from Wiktionary, Creative Commons Attribution/Share-Alike License

  • v. Past participle of delve
  • v. buried

from the GNU version of the Collaborative International Dictionary of English

  • of delve.

from The Century Dictionary and Cyclopedia

  • n. A Middle English past participle of delve.


Sorry, no etymologies found.


  • And in that rock is printed the form of his body, for he smote so strongly and so hard himself in that rock, that all his body was dolven within through the miracle of God.

    The Travels of Sir John Mandeville

  • And in that roche is prented the forme of his body; for he smot so strongly and so harde him self in that roche, that alle his body was dolven with inne, thorghe the myracle of God.

    The Principal Navigations, Voyages, Traffiques and Discoveries of the English Nation

  • All about them as they lay hung the darkness, hollow and immense, and they were oppressed by the loneliness and vastness of the dolven halls and endlessly branching stairs and passages.

    The Lord of the Rings

  • This was a great penance and a token of a great repentance, for there be in the psalm twenty-one verses, and twenty-one times he was dolven.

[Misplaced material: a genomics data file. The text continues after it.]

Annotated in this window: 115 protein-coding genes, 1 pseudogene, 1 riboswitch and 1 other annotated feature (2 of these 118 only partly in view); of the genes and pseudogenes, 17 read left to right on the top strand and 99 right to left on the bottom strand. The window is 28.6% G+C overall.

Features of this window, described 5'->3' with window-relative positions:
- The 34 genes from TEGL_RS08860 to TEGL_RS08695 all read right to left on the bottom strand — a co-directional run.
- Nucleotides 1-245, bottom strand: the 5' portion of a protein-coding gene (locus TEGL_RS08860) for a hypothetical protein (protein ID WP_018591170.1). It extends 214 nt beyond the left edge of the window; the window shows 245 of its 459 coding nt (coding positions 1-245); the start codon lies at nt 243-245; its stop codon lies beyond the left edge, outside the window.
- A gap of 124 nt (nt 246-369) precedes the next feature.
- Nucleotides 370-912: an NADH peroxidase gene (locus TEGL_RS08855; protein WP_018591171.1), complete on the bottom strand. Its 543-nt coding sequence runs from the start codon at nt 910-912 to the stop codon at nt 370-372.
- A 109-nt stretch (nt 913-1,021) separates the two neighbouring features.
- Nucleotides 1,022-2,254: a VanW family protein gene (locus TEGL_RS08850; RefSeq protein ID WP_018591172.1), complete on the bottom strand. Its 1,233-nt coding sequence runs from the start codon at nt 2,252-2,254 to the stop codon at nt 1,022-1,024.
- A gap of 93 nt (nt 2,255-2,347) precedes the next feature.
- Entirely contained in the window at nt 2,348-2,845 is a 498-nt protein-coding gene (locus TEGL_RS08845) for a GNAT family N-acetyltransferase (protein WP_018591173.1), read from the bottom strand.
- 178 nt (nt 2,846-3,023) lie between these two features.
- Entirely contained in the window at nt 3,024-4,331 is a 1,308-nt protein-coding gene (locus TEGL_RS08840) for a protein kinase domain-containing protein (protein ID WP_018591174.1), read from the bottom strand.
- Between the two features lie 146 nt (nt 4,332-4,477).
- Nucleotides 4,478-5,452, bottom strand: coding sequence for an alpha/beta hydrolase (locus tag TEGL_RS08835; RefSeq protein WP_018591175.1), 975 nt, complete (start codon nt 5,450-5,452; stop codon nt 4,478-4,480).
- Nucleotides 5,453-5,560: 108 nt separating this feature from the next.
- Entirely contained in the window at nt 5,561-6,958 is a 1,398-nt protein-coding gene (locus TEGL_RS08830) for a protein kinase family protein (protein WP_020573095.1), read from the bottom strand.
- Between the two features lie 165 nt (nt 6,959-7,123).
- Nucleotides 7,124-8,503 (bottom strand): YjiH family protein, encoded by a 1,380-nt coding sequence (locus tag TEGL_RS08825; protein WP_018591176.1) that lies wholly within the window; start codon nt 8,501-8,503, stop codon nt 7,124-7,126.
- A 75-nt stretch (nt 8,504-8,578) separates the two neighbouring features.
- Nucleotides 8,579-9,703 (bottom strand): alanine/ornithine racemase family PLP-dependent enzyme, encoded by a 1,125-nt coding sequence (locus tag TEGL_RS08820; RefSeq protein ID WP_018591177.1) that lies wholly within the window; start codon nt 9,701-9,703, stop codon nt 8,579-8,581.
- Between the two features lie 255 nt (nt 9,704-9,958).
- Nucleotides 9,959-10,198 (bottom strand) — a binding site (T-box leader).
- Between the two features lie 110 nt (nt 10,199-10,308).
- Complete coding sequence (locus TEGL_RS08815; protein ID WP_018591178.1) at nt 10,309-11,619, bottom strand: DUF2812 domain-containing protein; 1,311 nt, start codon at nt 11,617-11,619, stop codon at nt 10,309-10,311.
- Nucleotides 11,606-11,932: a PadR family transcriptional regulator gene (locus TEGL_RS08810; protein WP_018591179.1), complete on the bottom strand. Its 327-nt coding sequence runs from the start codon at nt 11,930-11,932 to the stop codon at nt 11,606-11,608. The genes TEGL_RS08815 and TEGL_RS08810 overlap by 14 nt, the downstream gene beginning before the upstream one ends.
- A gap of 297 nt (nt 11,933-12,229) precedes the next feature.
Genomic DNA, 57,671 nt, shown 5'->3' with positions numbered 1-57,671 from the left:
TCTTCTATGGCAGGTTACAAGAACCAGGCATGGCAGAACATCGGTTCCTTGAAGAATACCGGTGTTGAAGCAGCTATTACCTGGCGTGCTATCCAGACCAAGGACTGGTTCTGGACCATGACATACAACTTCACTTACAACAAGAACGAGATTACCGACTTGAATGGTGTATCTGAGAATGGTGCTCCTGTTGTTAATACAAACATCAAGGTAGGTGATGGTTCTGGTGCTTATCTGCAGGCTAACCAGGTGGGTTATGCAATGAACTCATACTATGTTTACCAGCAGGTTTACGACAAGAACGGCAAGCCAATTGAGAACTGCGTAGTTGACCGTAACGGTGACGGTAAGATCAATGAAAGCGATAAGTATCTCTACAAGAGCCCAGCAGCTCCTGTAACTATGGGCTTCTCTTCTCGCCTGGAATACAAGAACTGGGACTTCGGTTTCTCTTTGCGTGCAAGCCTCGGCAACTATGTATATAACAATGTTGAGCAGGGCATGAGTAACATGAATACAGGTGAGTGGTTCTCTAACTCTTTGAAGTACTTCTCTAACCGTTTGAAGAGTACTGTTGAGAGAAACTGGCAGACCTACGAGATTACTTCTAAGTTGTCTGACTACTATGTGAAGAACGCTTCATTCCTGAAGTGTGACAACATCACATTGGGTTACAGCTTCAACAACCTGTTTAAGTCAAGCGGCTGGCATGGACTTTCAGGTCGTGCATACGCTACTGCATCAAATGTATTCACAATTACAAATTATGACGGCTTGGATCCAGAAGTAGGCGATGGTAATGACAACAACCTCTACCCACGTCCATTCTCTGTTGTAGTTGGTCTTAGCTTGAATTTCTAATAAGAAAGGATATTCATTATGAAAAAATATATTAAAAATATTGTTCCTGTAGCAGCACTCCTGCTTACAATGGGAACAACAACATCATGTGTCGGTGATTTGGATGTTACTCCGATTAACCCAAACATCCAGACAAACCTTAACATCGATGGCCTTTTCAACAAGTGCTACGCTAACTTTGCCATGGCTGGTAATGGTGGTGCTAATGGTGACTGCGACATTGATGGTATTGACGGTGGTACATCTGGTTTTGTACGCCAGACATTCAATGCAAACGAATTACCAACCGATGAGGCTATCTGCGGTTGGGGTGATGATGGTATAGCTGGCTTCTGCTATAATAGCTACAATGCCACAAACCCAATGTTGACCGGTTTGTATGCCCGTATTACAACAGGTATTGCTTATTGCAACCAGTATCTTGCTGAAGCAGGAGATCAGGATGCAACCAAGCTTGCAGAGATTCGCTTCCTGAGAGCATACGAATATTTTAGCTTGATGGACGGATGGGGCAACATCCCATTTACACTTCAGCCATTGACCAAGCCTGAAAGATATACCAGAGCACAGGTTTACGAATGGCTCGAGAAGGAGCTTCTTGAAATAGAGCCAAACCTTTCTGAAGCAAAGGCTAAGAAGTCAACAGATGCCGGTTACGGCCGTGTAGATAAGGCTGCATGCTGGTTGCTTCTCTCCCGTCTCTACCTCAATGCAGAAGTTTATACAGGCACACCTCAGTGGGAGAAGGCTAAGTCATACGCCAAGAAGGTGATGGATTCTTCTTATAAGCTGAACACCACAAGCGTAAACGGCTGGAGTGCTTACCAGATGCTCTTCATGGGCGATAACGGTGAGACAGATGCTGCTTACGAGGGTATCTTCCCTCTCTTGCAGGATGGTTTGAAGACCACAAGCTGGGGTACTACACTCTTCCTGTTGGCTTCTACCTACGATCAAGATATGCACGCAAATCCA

The Golden Legend, vol. 2

  • Also I have dolven in the deep earth, and have brought forth a fountain out of the abysm, and thou sayst I should stop it.

    The Golden Legend, vol. 2

  • The Egyptians went and dolven pits for water all about by the river, and they found no water to drink but all was blood.

    The Golden Legend, vol. 1

  • And then they made an oratory behind the altar, and would have dolven for to have laid the body in that oratory, but they could not move it in no manner.

    The Golden Legend, vol. 5

  • Solomon for this cause made it to be taken up and dolven deep in the ground.

    The Golden Legend, vol. 3

  • And anon he saw the earth dolven, and a sepulchre made by a lion that came thither.

    The Golden Legend, vol. 3

  • Tolkien endorses this equation of archaism with beauty, but doesn’t show why it is more desirable to write “dwelt” than “lived”, to describe a sword that “would cleave all earth-dolven iron” or to have people say, “Await me here until haply I return.”

    The Abyss and the Critics


Log in or sign up to get involved in the conversation. It's quick and easy.

  • Also means "buried".

    November 28, 2011